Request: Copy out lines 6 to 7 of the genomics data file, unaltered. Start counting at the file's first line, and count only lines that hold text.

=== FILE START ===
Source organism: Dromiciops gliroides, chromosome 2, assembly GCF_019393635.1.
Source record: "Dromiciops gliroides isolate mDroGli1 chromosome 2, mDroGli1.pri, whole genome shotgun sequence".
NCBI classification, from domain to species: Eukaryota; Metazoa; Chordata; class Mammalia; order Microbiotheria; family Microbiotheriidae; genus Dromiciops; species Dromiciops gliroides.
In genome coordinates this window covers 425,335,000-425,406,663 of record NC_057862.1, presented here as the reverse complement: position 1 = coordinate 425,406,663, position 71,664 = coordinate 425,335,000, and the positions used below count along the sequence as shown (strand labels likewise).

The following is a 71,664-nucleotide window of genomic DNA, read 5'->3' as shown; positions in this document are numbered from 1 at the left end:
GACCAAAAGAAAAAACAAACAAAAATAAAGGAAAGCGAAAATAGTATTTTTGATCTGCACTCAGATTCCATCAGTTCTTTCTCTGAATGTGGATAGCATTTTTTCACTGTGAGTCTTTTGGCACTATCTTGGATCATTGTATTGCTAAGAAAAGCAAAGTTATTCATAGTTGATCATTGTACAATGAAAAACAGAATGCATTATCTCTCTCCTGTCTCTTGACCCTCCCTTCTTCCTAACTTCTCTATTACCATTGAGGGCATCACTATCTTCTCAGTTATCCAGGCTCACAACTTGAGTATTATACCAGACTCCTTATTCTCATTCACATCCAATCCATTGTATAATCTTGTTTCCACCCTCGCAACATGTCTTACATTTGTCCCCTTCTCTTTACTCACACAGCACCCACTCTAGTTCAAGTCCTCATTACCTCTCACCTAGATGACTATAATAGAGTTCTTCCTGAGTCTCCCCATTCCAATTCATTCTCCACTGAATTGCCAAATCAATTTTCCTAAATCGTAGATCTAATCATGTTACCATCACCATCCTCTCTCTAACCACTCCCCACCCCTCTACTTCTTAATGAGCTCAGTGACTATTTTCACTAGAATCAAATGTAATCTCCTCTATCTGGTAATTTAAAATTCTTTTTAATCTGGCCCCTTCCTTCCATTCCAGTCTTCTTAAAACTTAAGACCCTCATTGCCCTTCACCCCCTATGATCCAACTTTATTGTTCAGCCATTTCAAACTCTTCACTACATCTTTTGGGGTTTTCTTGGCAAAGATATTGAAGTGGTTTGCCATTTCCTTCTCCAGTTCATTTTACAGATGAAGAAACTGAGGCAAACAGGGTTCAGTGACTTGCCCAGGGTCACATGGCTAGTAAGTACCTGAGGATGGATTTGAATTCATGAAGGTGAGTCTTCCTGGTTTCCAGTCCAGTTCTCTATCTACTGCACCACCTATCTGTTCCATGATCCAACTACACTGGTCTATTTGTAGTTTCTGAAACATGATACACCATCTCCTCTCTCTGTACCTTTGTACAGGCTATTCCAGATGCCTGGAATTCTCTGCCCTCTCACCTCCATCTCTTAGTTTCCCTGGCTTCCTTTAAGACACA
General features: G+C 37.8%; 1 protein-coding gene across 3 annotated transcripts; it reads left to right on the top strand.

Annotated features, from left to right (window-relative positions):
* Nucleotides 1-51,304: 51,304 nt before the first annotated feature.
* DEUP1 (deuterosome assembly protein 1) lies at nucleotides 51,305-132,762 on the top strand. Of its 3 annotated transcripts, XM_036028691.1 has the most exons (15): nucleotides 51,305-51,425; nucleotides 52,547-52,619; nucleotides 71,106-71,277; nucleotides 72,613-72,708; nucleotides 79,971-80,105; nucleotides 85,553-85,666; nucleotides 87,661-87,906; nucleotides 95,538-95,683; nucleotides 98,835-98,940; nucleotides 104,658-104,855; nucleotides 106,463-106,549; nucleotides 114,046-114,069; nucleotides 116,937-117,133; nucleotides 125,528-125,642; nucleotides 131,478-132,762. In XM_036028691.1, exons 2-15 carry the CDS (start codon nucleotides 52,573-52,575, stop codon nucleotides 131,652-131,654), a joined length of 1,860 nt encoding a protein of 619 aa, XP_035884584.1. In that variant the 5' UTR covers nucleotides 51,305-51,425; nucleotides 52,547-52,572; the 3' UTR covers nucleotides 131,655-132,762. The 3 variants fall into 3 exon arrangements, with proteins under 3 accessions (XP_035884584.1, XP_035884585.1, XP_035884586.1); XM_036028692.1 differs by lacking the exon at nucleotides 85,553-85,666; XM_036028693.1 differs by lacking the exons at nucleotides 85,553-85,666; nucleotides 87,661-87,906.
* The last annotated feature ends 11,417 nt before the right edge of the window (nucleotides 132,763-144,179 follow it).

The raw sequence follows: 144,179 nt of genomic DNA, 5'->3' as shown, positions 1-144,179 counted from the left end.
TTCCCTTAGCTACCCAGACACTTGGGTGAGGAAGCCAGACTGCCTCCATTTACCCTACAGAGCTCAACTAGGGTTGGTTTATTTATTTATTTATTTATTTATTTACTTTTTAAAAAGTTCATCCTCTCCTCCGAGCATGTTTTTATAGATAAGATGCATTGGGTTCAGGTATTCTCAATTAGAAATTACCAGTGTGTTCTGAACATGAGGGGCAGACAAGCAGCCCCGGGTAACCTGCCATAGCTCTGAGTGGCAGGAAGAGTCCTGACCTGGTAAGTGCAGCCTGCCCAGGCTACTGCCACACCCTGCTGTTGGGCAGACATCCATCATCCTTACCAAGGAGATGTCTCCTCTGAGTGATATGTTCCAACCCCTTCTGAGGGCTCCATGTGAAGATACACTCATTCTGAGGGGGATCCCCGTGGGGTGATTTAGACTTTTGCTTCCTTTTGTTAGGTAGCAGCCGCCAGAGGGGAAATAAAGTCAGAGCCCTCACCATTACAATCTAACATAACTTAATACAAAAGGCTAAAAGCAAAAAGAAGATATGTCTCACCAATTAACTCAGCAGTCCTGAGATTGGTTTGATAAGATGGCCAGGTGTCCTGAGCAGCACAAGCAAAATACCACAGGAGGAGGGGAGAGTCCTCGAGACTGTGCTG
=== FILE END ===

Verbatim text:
GACCAAAAGAAAAAACAAACAAAAATAAAGGAAAGCGAAAATAGTATTTTTGATCTGCACTCAGATTCCATCAGTTCTTTCTCTGAATGTGGATAGCATTTTTTCACTGTGAGTCTTTTGGCACTATCTTGGATCATTGTATTGCTAAGAAAAGCAAAGTTATTCATAGTTGATCATTGTACAATGAAAAACAGAATGCATTATCTCTCTCCTGTCTCTTGACCCTCCCTTCTTCCTAACTTCTCTATTACCATTGAGGGCATCACTATCTTCTCAGTTATCCAGGCTCACAACTTGAGTATTATACCAGACTCCTTATTCTCATTCACATCCAATCCATTGTATAATCTTGTTTCCACCCTCGCAACATGTCTTACATTTGTCCCCTTCTCTTTACTCACACAGCACCCACTCTAGTTCAAGTCCTCATTACCTCTCACCTAGATGACTATAATAGAGTTCTTCCTGAGTCTCCCCATTCCAATTCATTCTCCACTGAATTGCCAAATCAATTTTCCTAAATCGTAGATCTAATCATGTTACCATCACCATCCTCTCTCTAACCACTCCCCACCCCTCTACTTCTTAATGAGCTCAGTGACTATTTTCACTAGAATCAAATGTAATCTCCTCTATCTGGTAATTTAAAATTCTTTTTAATCTGGCCCCTTCCTTCCATTCCAGTCTTCTTAAAACTTAAGACCCTCATTGCCCTTCACCCCCTATGATCCAACTTTATTGTTCAGCCATTTCAAACTCTTCACTACATCTTTTGGGGTTTTCTTGGCAAAGATATTGAAGTGGTTTGCCATTTCCTTCTCCAGTTCATTTTACAGATGAAGAAACTGAGGCAAACAGGGTTCAGTGACTTGCCCAGGGTCACATGGCTAGTAAGTACCTGAGGATGGATTTGAATTCATGAAGGTGAGTCTTCCTGGTTTCCAGTCCAGTTCTCTATCTACTGCACCACCTATCTGTTCCATGATCCAACTACACTGGTCTATTTGTAGTTTCTGAAACATGATACACCATCTCCTCTCTCTGTACCTTTGTACAGGCTATTCCAGATGCCTGGAATTCTCTGCCCTCTCACCTCCATCTCTTAGTTTCCCTGGCTTCCTTTAAGACACA
General features: G+C 37.8%; 1 protein-coding gene across 3 annotated transcripts; it reads left to right on the top strand.